In an overcrowded world, sometimes two people must venture to remote places to slow down, take a deep breath and open their eyes to the world around them. Maybe this is why I love Twice In A Blue Moon so much, and fell in love with Melanie and Buck. Both are running from a painful past, but until their paths collide in a place of snow and ice, they can’t take stock of what’s missing in their lives—or recognize the need to fill the emptiness in themselves.
Melanie, having lost the guy who was her once-in-a-blue-moon love, doesn’t believe her future holds much warmth. Until she meets Buck.
This scene shows why I fell in love with Buck. Disillusioned after a bad breakup and a dead-end job, he fled to Sweden and became a dog sled tour guide. He pours all his love into care of his Huskies, and can’t admit to himself that he needs more. Until he meets Melanie. He recognizes her pain, and his nurturing side takes over.
I hope you enjoy this scene from Twice In A Blue Moon:
Strange, not many would agree with Melanie’s assessment. “So are you. You’re a globe trotter.”
Her shrug seemed half-hearted. “I used to love the constant travel. Now I’m tired of it. I don’t even get to enjoy most of the places we go. Being able to sit back and take in the view for a change seems a luxury. No rushing from one place to the next, and for what?” She shook her head, like she couldn’t answer her own question.
“You’ve accomplished a lot. You should be proud.”
“I guess.” She spoke low, almost in a whisper.
“It’s impressive. And so is your down-to-earth way with people.”
“I’m not good with people.” She sent Buck a shy glance. “Not like you.”
“Me?” Anyone surpassed him in the social arena. His dogs. Even the reindeer.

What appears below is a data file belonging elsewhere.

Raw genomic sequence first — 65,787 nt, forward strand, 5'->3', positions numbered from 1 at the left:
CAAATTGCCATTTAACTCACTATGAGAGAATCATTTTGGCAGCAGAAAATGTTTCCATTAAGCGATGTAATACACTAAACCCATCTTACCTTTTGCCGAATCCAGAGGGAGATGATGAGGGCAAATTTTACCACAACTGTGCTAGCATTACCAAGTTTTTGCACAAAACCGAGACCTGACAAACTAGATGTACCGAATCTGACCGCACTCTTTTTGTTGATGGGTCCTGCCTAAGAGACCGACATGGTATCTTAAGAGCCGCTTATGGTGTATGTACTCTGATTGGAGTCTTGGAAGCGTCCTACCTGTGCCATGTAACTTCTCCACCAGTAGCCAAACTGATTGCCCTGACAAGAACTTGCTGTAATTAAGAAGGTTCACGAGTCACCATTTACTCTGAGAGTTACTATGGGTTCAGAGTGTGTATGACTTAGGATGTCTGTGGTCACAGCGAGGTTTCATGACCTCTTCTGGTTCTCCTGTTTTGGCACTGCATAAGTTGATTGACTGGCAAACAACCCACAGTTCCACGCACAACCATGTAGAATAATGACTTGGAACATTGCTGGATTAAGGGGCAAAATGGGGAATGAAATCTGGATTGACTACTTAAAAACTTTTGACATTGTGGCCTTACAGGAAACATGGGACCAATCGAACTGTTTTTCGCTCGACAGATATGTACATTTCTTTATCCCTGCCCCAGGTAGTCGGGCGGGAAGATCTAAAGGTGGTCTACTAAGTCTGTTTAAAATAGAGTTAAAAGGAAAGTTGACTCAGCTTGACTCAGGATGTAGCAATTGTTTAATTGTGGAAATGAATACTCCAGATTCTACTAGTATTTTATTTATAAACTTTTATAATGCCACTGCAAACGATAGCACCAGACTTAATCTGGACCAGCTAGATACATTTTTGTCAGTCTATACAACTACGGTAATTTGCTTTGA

“Yes, you,” she insisted. “How did you know to bring Britt-Marie the fabric and thread?”
“Easy. She has little access to those things. The Sami people rarely have money, rarely want it except when their kids beg for clothes or whatever trendy things their school friends have. Like most Sami people, Britt-Marie makes everything for her home and family. They use every part of a reindeer, even the sinew for thread. It’s thick and hard to sew with. The store-bought kind is a treasure to her.” Now who was yapping? He couldn’t remember the last time he’d gone on and on about nothing.
“It was still nice of you to think of her.”
Nice of Melanie to notice, too. “I owe them a lot. They’re always good to me.”
“You’re lucky to have people who care about you so much.”
Is that why she’d come out here? Out of loneliness? “You have Gina and Victor and Hayden. Your crew loves you.” Especially Hayden. His stomach clenched.
She wrinkled her nose and traced the dog’s snout. “It’s different. We’re coworkers. They depend on the show for their salaries.”
Didn’t she have family? Other people close to her who loved her? Asking would overstep professional boundaries, so he didn’t. “You certainly inspired Isa today.”
She turned somber. “I hope she changes her mind before graduation. Or if she does travel, that she doesn’t stay away too long.”